Cheney Free Press -


'Overall, it was really smooth'

Return of middle, high school students takes place Feb. 1 in Medical Lake


Last updated 2/11/2021 at 10:52am

Paul Delaney

Medical Lake High School students walked through the doors to their building for in-person instruction for the first time last week since the Covid-19 pandemic drove schools to all-online learning in late March 2020.

MEDICAL LAKE - The long-awaited effort to return more students to in-person learning in the Medical Lake School District took another step on Feb. 1.

On that Monday students with last names beginning with letters A-K at both the middle and high schools stepped foot inside their respective buildings for the first time in some 10 ½ months. The following day students L-Z repeated that exercise, reconnecting with classmates for the first time since COVID-19 closed school buildings last March 13.

"Great" was the one word used by Director of Teaching and Learning, Kim Headrick, to describe what she and Superintendent Tim Ames witnessed as the two visited the high school last Monday. There was also an overall air of excitement from both students and staff, she said, adding "Overall, it was really smooth."

Both buildings are operating in what is being called a "Third Term" with students attending class based on their last names. A-K are in school Mondays and Wednesdays while L-Z attend Tuesdays and Thursdays with Fridays reserved for online classes.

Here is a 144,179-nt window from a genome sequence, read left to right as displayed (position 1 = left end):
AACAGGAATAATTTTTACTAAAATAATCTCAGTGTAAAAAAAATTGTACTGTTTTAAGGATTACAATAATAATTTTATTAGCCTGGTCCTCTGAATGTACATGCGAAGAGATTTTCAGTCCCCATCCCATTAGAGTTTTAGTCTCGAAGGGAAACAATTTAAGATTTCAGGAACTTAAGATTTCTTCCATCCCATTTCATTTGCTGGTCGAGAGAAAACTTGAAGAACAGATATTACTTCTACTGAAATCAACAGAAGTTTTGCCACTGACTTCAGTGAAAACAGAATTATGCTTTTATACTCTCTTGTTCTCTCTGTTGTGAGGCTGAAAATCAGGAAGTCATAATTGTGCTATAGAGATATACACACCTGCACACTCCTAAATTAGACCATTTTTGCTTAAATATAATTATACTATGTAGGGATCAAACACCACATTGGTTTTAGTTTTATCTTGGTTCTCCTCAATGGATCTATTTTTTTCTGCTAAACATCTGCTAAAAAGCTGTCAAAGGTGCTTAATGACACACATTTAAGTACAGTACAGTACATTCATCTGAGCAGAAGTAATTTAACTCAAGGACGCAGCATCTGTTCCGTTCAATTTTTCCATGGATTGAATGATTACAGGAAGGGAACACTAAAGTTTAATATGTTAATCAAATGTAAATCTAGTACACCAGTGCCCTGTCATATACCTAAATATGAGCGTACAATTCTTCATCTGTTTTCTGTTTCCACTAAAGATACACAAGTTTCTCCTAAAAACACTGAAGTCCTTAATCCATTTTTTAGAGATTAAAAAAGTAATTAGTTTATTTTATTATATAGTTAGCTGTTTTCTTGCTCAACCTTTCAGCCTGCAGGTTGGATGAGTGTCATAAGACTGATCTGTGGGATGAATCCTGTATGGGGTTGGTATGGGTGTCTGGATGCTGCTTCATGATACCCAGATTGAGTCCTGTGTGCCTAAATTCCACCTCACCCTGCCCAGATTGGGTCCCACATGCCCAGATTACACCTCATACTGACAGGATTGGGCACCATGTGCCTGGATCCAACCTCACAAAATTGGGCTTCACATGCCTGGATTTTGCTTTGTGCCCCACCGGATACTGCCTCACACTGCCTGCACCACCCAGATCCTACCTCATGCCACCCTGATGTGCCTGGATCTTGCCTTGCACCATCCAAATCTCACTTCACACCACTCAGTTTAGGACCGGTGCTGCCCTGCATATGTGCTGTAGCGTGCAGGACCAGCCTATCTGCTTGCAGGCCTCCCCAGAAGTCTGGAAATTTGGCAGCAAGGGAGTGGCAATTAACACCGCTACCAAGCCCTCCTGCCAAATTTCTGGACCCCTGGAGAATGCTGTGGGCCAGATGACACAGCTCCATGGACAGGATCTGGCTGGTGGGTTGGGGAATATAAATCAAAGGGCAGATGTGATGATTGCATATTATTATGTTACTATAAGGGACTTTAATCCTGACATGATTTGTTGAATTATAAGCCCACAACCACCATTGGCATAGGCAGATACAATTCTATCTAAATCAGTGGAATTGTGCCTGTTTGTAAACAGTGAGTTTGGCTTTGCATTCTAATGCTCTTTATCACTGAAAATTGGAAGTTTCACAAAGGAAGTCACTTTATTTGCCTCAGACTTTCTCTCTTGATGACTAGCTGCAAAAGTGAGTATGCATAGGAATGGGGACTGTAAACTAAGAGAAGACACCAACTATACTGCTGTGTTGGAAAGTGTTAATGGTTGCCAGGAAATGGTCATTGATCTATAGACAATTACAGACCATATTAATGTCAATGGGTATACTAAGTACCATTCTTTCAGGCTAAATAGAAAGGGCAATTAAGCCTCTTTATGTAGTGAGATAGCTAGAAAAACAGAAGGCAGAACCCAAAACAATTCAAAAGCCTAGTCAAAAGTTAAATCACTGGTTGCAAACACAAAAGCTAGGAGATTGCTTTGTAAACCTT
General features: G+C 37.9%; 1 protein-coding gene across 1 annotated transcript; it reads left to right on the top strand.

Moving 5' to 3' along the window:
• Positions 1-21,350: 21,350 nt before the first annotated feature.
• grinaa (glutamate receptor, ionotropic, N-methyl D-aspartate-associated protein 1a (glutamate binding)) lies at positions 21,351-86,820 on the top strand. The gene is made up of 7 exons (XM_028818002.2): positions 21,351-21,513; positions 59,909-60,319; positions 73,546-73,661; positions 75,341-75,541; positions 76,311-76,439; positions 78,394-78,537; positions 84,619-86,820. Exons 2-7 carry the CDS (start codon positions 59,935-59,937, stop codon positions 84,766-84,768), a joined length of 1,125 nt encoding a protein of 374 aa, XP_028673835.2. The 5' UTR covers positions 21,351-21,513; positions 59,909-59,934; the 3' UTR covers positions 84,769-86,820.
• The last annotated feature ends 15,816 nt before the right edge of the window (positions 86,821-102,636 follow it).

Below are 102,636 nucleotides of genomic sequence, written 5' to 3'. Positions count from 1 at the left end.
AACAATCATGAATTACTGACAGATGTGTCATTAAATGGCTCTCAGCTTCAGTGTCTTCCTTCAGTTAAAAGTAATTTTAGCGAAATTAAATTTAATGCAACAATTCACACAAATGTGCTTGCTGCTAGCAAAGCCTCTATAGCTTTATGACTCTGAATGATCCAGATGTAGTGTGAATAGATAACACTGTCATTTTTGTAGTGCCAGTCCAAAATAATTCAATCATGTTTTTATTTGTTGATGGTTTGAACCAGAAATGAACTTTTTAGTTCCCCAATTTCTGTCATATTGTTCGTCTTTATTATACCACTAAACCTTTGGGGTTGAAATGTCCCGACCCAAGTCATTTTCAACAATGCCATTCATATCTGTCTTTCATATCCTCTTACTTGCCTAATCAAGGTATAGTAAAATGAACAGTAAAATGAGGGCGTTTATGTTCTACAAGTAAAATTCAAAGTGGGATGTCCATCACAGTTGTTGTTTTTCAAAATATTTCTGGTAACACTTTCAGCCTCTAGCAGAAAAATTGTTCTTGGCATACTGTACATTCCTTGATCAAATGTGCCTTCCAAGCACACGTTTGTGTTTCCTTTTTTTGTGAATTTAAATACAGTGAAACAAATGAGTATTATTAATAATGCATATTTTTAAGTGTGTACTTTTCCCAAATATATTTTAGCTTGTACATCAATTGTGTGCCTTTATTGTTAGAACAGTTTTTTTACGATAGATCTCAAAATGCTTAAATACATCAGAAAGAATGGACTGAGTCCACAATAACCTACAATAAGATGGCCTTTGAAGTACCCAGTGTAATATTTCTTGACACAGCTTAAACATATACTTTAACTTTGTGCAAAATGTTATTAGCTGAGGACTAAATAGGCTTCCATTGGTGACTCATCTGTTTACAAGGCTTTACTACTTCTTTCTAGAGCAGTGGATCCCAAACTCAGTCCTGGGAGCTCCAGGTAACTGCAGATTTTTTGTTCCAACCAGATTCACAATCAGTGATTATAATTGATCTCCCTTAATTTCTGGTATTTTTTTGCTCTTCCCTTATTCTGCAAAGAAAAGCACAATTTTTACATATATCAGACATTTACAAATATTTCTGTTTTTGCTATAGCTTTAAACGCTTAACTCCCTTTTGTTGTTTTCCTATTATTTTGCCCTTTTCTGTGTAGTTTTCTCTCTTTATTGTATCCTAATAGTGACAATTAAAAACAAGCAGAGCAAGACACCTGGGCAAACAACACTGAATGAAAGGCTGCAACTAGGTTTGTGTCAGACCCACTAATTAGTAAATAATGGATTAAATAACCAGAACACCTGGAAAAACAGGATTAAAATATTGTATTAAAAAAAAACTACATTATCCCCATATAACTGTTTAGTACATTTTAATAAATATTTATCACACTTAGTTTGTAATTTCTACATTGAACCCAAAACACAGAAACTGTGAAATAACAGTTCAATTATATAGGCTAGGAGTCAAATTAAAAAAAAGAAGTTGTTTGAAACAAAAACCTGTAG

"Basically, we're, we're completing a semesters of work in a quarter," Headrick explained. "Both the high school and the middle school are operating on approximately a three-period-day schedule."

Those groups, or "cohorts" as they are referred to, are generally operating with 15 students. "Maybe on the outside 18, depending on the size of the room and space," Headrick said, referencing the familiar six-foot rule of separation. And not every class is going to be split perfectly into that 15 number.

This is how things will look until after spring break - April 5 – 9 - when the fourth term starts, and students shift to periods four through six at the high school. Because of a slightly different schedule, the middle school will operate with periods 4-7 in the fourth term on April 12.

"On Wednesday, and Thursday, I got to go and hang out at lunchtime at the middle school," Headrick said of her boots-on-the-ground observations. "I mean, it you know, obviously different, but it was going well."

The ongoing work all points to a hopeful return this September to full in-person instruction.

"That would be our that would be our hope," Headrick said. "But we as we do that, as we look forward we're going to really analyze what has gone well." She added there are lessons that have been learned from the current situation and, perhaps, some things may continue because they are good practices.

Paul Delaney is a retired former Free Press Publishing reporter and can be reached at


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